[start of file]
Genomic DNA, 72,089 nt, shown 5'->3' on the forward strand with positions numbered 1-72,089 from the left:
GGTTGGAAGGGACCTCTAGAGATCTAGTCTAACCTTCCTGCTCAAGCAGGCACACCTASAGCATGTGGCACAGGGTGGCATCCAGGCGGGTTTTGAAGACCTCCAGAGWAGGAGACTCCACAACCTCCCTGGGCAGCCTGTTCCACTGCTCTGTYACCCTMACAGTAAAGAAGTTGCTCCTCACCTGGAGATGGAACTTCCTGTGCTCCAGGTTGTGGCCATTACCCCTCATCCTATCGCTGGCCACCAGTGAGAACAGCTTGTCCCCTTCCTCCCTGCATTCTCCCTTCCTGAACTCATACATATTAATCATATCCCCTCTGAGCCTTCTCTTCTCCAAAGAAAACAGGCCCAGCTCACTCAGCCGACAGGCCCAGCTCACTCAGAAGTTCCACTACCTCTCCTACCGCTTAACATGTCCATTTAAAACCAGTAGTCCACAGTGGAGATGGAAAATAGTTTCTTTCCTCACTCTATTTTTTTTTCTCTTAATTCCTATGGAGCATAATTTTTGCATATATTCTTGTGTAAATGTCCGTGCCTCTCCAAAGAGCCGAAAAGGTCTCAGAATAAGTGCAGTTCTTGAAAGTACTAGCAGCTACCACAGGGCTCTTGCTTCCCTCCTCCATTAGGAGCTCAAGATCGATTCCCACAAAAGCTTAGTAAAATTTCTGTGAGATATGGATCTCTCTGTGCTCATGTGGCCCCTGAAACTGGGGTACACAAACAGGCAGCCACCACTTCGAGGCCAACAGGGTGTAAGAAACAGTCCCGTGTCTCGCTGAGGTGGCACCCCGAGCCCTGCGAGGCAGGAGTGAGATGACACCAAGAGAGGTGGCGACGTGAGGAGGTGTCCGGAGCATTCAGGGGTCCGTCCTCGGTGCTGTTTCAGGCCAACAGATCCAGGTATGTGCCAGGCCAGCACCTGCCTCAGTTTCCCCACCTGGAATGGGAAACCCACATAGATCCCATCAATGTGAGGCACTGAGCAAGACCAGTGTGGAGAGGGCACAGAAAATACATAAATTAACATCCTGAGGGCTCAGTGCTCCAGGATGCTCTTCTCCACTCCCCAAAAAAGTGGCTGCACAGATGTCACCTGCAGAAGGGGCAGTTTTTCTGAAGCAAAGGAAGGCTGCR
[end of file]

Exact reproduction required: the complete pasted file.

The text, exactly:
Genomic DNA, 72,089 nt, shown 5'->3' on the forward strand with positions numbered 1-72,089 from the left:
GGTTGGAAGGGACCTCTAGAGATCTAGTCTAACCTTCCTGCTCAAGCAGGCACACCTASAGCATGTGGCACAGGGTGGCATCCAGGCGGGTTTTGAAGACCTCCAGAGWAGGAGACTCCACAACCTCCCTGGGCAGCCTGTTCCACTGCTCTGTYACCCTMACAGTAAAGAAGTTGCTCCTCACCTGGAGATGGAACTTCCTGTGCTCCAGGTTGTGGCCATTACCCCTCATCCTATCGCTGGCCACCAGTGAGAACAGCTTGTCCCCTTCCTCCCTGCATTCTCCCTTCCTGAACTCATACATATTAATCATATCCCCTCTGAGCCTTCTCTTCTCCAAAGAAAACAGGCCCAGCTCACTCAGCCGACAGGCCCAGCTCACTCAGAAGTTCCACTACCTCTCCTACCGCTTAACATGTCCATTTAAAACCAGTAGTCCACAGTGGAGATGGAAAATAGTTTCTTTCCTCACTCTATTTTTTTTTCTCTTAATTCCTATGGAGCATAATTTTTGCATATATTCTTGTGTAAATGTCCGTGCCTCTCCAAAGAGCCGAAAAGGTCTCAGAATAAGTGCAGTTCTTGAAAGTACTAGCAGCTACCACAGGGCTCTTGCTTCCCTCCTCCATTAGGAGCTCAAGATCGATTCCCACAAAAGCTTAGTAAAATTTCTGTGAGATATGGATCTCTCTGTGCTCATGTGGCCCCTGAAACTGGGGTACACAAACAGGCAGCCACCACTTCGAGGCCAACAGGGTGTAAGAAACAGTCCCGTGTCTCGCTGAGGTGGCACCCCGAGCCCTGCGAGGCAGGAGTGAGATGACACCAAGAGAGGTGGCGACGTGAGGAGGTGTCCGGAGCATTCAGGGGTCCGTCCTCGGTGCTGTTTCAGGCCAACAGATCCAGGTATGTGCCAGGCCAGCACCTGCCTCAGTTTCCCCACCTGGAATGGGAAACCCACATAGATCCCATCAATGTGAGGCACTGAGCAAGACCAGTGTGGAGAGGGCACAGAAAATACATAAATTAACATCCTGAGGGCTCAGTGCTCCAGGATGCTCTTCTCCACTCCCCAAAAAAGTGGCTGCACAGATGTCACCTGCAGAAGGGGCAGTTTTTCTGAAGCAAAGGAAGGCTGCR